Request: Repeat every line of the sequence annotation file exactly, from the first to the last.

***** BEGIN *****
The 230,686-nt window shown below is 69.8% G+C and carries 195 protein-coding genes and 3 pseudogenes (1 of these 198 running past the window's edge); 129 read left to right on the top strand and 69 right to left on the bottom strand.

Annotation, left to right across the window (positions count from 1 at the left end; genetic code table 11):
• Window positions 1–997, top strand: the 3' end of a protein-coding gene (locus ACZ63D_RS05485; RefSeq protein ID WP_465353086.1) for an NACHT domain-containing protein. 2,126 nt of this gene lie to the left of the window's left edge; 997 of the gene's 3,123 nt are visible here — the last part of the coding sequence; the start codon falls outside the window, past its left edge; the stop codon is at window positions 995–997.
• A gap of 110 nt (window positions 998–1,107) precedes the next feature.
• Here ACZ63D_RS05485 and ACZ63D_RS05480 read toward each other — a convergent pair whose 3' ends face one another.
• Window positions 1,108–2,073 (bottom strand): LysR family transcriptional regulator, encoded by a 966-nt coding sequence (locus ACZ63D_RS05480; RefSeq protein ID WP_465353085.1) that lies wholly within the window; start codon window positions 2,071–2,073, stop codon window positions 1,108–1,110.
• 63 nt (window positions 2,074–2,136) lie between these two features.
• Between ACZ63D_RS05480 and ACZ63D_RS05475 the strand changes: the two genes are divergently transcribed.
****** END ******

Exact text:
The 230,686-nt window shown below is 69.8% G+C and carries 195 protein-coding genes and 3 pseudogenes (1 of these 198 running past the window's edge); 129 read left to right on the top strand and 69 right to left on the bottom strand.

Annotation, left to right across the window (positions count from 1 at the left end; genetic code table 11):
• Window positions 1–997, top strand: the 3' end of a protein-coding gene (locus ACZ63D_RS05485; RefSeq protein ID WP_465353086.1) for an NACHT domain-containing protein. 2,126 nt of this gene lie to the left of the window's left edge; 997 of the gene's 3,123 nt are visible here — the last part of the coding sequence; the start codon falls outside the window, past its left edge; the stop codon is at window positions 995–997.
• A gap of 110 nt (window positions 998–1,107) precedes the next feature.
• Here ACZ63D_RS05485 and ACZ63D_RS05480 read toward each other — a convergent pair whose 3' ends face one another.
• Window positions 1,108–2,073 (bottom strand): LysR family transcriptional regulator, encoded by a 966-nt coding sequence (locus ACZ63D_RS05480; RefSeq protein ID WP_465353085.1) that lies wholly within the window; start codon window positions 2,071–2,073, stop codon window positions 1,108–1,110.
• 63 nt (window positions 2,074–2,136) lie between these two features.
• Between ACZ63D_RS05480 and ACZ63D_RS05475 the strand changes: the two genes are divergently transcribed.